Christine Quinn brought her campaign for New York City mayor to D.C. on Sunday, telling a crowd of Victory Fund supporters that this is not the time for complacency.
"There's not one jurisdiction in the United States that has passed an LGBT family-recognition law that doesn't have an LGBT elected official," said Quinn, the first out speaker of the New York City Council, during the Victory Fund's national brunch at the Washington Hilton.
The 46-year-old Quinn, who announced her candidacy last month, is considered the frontrunner for the Democratic nomination for mayor. If she does receive the nomination, most political observers do not believe there is a Republican who can beat her. She would become New York City's first female mayor and first out gay mayor.
Although Quinn shied from the historic nature of her candidacy when she announced her run for mayor in March, she seemed well aware of what could be accomplished on Election Day.
"Nobody in any elected office, whether they like it or not, think we’re ever going to only have one bite of the apple," Quinn said Sunday of previous attitudes that LGBT people should take whatever they can get. "Cause our job is to get to full equality, which means striking all of the laws of every anti-LGBT reference that is in there. Because as long as those are in the laws, make no mistake, they are like a dormant cancer that can rise up at anytime and spread far and wide throughout the legal foundation of that jurisdiction and the country."
Speaking of a recent college graduate who came up to her during a Victory Fund event in Chicago and told her he had once considered suicide because he is gay, Quinn said there is nothing more powerful than elected LGBT people as role models.
"We have a wind at our back now that we have never had before. So that means we have to double down, we have to dig deeper, we have to push harder, and we have to seize every victory and take it to the fullest level. That's what we owe that young man, that's what we owe everybody who for decades came before us," Quinn said to a crescendo of cheers. "And that is why when I'm back here next year I will be the mayor of the city of New York!"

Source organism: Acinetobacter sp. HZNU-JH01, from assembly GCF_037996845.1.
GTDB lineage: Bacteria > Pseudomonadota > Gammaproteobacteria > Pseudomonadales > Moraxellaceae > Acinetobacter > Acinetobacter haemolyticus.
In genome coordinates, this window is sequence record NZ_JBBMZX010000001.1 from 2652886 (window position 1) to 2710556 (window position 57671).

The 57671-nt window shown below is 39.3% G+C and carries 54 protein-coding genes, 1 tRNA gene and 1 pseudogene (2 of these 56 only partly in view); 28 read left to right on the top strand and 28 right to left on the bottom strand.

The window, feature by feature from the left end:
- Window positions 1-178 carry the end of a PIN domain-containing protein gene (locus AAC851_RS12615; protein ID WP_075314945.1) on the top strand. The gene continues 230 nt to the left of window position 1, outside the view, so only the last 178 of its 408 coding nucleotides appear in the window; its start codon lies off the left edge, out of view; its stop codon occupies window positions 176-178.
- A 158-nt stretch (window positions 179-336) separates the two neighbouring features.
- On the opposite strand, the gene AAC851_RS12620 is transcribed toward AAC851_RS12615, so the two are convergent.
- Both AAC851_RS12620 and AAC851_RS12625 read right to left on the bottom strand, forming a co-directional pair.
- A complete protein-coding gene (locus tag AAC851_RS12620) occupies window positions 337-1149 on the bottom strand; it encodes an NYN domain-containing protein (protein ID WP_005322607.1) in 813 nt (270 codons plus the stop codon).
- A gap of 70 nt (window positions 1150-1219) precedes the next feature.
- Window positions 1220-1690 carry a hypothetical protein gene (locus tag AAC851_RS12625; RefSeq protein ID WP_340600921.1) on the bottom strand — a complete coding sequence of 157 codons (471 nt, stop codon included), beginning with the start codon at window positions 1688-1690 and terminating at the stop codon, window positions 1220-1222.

Quinn's speech was the first encounter a number of Victory Fund supporters have had with the New York City politician as her national profile continues to rise. Although Quinn has faced her fair share of criticism from New Yorkers on a number of issues since she first ran for the City Council in 1999, she has fostered a reputation as a brash politician with a talent for getting things done. She is expected to receive the endorsement of current New York City Mayor Michael Bloomberg, who was first elected as a Republican before becoming an independent and has strong support among the business community.
"What's it going to be like to have the most important financial city on the planet, the most important city in this country — what's it going to be like to have an out mayor?" asked Victory Fund president and CEO, Chuck Wolfe.
Victory Fund endorsed Quinn in January before she had even declared her candidacy. Quinn's election would make New York the largest municipality to ever be led by an out mayor.
Among the other speakers at Sunday's event was Sen. Tammy Baldwin (D-Wis.), another history maker who is the Senate's first out member and the first female senator from Wisconsin. Noting the flood of endorsements for marriage equality from many of her colleagues in the Senate, Baldwin said politicians face two choices on the issue of equality: evolution or extinction.
[Photo: Christine Quinn (Credit: Ward Morrison/Metro Weekly)]